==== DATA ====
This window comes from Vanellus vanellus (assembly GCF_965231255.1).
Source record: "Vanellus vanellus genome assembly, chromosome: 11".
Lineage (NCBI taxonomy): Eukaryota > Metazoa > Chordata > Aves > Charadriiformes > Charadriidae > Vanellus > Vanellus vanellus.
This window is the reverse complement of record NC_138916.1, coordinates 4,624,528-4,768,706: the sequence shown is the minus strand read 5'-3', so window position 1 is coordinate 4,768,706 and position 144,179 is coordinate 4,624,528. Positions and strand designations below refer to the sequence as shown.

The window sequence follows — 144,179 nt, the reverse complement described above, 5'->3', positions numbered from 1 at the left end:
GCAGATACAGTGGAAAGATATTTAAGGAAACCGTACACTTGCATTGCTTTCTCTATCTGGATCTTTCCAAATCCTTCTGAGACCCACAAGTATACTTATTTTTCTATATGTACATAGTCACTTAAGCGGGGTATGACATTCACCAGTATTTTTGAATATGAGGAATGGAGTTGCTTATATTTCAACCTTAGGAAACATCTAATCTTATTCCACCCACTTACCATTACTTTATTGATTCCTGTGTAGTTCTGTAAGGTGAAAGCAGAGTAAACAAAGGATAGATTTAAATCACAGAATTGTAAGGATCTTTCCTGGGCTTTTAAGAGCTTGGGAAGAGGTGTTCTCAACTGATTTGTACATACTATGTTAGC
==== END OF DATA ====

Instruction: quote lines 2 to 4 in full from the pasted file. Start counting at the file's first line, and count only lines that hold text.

Source record: "Vanellus vanellus genome assembly, chromosome: 11".
Lineage (NCBI taxonomy): Eukaryota > Metazoa > Chordata > Aves > Charadriiformes > Charadriidae > Vanellus > Vanellus vanellus.
This window is the reverse complement of record NC_138916.1, coordinates 4,624,528-4,768,706: the sequence shown is the minus strand read 5'-3', so window position 1 is coordinate 4,768,706 and position 144,179 is coordinate 4,624,528. Positions and strand designations below refer to the sequence as shown.